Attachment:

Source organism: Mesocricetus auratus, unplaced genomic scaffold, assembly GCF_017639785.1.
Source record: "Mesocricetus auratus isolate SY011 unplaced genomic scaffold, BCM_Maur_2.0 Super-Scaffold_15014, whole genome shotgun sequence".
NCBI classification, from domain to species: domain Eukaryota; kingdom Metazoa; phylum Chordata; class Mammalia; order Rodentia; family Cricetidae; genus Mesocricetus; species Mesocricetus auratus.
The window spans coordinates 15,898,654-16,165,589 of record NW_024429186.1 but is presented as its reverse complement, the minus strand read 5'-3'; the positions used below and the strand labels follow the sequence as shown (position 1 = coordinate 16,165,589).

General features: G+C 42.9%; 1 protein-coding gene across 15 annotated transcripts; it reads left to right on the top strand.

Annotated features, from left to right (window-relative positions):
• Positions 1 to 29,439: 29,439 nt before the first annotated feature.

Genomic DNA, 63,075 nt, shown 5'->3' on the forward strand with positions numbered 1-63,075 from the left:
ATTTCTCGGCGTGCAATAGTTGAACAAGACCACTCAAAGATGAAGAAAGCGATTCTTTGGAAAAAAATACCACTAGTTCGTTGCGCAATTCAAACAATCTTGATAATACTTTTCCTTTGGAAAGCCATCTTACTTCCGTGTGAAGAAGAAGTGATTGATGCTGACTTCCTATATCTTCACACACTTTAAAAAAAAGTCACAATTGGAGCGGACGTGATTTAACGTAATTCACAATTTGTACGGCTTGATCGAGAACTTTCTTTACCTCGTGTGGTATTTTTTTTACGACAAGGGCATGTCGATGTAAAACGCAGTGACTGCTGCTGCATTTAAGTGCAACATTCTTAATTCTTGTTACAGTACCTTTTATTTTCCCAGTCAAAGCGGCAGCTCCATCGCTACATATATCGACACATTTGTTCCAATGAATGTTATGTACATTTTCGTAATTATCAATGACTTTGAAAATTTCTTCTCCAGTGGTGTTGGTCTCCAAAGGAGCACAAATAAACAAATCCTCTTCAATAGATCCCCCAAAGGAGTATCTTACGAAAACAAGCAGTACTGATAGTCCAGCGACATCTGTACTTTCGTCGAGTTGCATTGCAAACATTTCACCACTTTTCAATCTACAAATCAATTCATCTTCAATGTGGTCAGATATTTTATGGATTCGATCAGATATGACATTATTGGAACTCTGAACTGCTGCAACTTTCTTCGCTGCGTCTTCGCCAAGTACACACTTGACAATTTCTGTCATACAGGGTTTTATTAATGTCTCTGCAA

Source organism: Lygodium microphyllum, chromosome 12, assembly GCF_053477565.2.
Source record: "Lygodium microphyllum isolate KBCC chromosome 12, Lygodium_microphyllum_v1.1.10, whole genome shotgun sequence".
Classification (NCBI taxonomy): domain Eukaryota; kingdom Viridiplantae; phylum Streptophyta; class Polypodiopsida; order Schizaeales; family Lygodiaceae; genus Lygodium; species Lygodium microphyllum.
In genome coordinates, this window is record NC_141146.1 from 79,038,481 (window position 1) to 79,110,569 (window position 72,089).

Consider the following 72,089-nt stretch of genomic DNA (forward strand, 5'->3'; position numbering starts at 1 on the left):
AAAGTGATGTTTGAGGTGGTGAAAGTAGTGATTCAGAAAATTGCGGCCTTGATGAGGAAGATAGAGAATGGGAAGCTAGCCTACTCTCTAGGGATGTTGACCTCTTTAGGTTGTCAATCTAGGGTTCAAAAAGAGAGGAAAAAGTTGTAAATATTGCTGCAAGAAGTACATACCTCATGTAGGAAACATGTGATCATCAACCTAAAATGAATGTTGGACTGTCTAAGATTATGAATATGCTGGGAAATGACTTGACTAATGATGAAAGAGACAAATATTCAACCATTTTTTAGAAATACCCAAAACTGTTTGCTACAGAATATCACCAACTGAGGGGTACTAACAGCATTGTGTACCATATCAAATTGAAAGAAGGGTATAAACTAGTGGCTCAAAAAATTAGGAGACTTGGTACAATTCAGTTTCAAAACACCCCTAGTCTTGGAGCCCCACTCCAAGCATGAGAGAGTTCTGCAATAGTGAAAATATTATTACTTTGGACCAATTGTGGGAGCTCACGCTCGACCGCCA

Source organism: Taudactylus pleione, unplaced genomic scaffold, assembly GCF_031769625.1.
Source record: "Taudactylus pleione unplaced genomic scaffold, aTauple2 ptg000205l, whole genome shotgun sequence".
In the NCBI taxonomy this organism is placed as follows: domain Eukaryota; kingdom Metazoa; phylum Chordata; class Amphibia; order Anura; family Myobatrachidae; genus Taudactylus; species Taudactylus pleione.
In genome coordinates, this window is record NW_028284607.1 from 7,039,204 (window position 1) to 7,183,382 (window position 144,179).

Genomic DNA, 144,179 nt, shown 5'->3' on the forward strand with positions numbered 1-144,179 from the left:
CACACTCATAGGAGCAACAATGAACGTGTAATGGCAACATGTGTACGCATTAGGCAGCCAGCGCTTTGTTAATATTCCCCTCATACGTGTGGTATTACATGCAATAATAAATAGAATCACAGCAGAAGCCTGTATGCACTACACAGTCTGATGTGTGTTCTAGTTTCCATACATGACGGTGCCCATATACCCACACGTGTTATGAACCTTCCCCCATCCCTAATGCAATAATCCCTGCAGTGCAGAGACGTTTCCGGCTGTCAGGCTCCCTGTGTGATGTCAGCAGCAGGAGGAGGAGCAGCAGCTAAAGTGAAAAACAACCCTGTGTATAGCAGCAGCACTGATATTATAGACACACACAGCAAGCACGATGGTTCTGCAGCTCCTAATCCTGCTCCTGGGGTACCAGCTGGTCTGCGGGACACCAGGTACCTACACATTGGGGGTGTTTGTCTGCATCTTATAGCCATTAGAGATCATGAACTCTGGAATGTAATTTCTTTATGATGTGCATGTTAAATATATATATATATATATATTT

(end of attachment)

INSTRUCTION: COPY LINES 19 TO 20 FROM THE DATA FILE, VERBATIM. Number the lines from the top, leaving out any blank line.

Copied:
In genome coordinates, this window is record NW_028284607.1 from 7,039,204 (window position 1) to 7,183,382 (window position 144,179).

Genomic DNA, 144,179 nt, shown 5'->3' on the forward strand with positions numbered 1-144,179 from the left: